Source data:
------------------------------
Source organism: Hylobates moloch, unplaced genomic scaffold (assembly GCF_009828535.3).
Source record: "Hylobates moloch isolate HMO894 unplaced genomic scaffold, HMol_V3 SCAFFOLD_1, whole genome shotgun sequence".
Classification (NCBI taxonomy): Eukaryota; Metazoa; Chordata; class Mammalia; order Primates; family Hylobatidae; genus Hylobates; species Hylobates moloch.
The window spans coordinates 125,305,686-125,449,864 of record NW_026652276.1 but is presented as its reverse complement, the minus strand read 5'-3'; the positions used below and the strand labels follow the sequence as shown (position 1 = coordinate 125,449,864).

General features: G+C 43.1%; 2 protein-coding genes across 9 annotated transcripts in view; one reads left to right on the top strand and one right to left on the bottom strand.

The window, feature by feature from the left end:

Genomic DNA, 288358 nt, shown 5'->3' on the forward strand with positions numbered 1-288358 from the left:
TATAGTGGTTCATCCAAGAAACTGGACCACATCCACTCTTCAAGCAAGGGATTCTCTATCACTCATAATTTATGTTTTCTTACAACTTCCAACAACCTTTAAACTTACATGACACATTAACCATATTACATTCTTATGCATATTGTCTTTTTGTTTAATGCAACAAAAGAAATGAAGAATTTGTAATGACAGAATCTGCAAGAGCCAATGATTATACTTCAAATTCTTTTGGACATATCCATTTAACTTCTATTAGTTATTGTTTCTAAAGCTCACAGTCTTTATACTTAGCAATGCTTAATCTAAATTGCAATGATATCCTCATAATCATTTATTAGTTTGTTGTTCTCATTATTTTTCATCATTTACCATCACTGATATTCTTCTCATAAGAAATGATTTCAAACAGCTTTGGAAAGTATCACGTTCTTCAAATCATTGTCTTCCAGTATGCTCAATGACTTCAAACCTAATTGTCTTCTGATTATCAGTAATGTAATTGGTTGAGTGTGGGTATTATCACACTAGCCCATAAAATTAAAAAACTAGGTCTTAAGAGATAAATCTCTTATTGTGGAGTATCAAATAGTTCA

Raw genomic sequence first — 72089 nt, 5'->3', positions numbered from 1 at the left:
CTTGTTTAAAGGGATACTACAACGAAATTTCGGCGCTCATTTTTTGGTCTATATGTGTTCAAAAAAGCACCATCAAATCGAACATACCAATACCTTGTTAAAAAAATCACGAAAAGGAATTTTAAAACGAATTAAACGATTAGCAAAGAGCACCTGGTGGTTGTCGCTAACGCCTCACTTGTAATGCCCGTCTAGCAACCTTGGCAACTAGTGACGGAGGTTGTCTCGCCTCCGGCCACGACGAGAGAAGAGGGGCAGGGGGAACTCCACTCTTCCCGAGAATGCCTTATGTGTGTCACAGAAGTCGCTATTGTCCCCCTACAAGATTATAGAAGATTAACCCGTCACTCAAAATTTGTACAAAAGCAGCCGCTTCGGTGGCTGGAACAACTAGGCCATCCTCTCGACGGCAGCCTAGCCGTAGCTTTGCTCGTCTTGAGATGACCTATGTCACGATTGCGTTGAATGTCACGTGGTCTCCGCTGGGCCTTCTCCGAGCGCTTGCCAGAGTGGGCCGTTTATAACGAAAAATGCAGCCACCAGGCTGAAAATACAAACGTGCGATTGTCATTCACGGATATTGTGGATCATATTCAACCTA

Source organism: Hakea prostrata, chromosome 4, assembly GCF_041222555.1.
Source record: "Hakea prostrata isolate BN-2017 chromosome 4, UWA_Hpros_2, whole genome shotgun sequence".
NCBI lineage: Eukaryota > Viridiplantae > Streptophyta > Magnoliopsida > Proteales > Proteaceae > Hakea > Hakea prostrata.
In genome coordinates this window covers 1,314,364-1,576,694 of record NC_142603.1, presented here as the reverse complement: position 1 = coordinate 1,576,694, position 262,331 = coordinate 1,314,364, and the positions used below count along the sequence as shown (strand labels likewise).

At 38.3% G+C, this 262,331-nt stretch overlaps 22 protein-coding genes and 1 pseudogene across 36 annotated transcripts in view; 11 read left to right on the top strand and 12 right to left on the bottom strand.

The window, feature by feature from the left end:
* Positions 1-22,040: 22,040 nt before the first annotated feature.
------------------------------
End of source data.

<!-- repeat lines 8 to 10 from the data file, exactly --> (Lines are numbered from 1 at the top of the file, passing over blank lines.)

TATAGTGGTTCATCCAAGAAACTGGACCACATCCACTCTTCAAGCAAGGGATTCTCTATCACTCATAATTTATGTTTTCTTACAACTTCCAACAACCTTTAAACTTACATGACACATTAACCATATTACATTCTTATGCATATTGTCTTTTTGTTTAATGCAACAAAAGAAATGAAGAATTTGTAATGACAGAATCTGCAAGAGCCAATGATTATACTTCAAATTCTTTTGGACATATCCATTTAACTTCTATTAGTTATTGTTTCTAAAGCTCACAGTCTTTATACTTAGCAATGCTTAATCTAAATTGCAATGATATCCTCATAATCATTTATTAGTTTGTTGTTCTCATTATTTTTCATCATTTACCATCACTGATATTCTTCTCATAAGAAATGATTTCAAACAGCTTTGGAAAGTATCACGTTCTTCAAATCATTGTCTTCCAGTATGCTCAATGACTTCAAACCTAATTGTCTTCTGATTATCAGTAATGTAATTGGTTGAGTGTGGGTATTATCACACTAGCCCATAAAATTAAAAAACTAGGTCTTAAGAGATAAATCTCTTATTGTGGAGTATCAAATAGTTCA

Raw genomic sequence first — 72089 nt, 5'->3', positions numbered from 1 at the left:
CTTGTTTAAAGGGATACTACAACGAAATTTCGGCGCTCATTTTTTGGTCTATATGTGTTCAAAAAAGCACCATCAAATCGAACATACCAATACCTTGTTAAAAAAATCACGAAAAGGAATTTTAAAACGAATTAAACGATTAGCAAAGAGCACCTGGTGGTTGTCGCTAACGCCTCACTTGTAATGCCCGTCTAGCAACCTTGGCAACTAGTGACGGAGGTTGTCTCGCCTCCGGCCACGACGAGAGAAGAGGGGCAGGGGGAACTCCACTCTTCCCGAGAATGCCTTATGTGTGTCACAGAAGTCGCTATTGTCCCCCTACAAGATTATAGAAGATTAACCCGTCACTCAAAATTTGTACAAAAGCAGCCGCTTCGGTGGCTGGAACAACTAGGCCATCCTCTCGACGGCAGCCTAGCCGTAGCTTTGCTCGTCTTGAGATGACCTATGTCACGATTGCGTTGAATGTCACGTGGTCTCCGCTGGGCCTTCTCCGAGCGCTTGCCAGAGTGGGCCGTTTATAACGAAAAATGCAGCCACCAGGCTGAAAATACAAACGTGCGATTGTCATTCACGGATATTGTGGATCATATTCAACCTA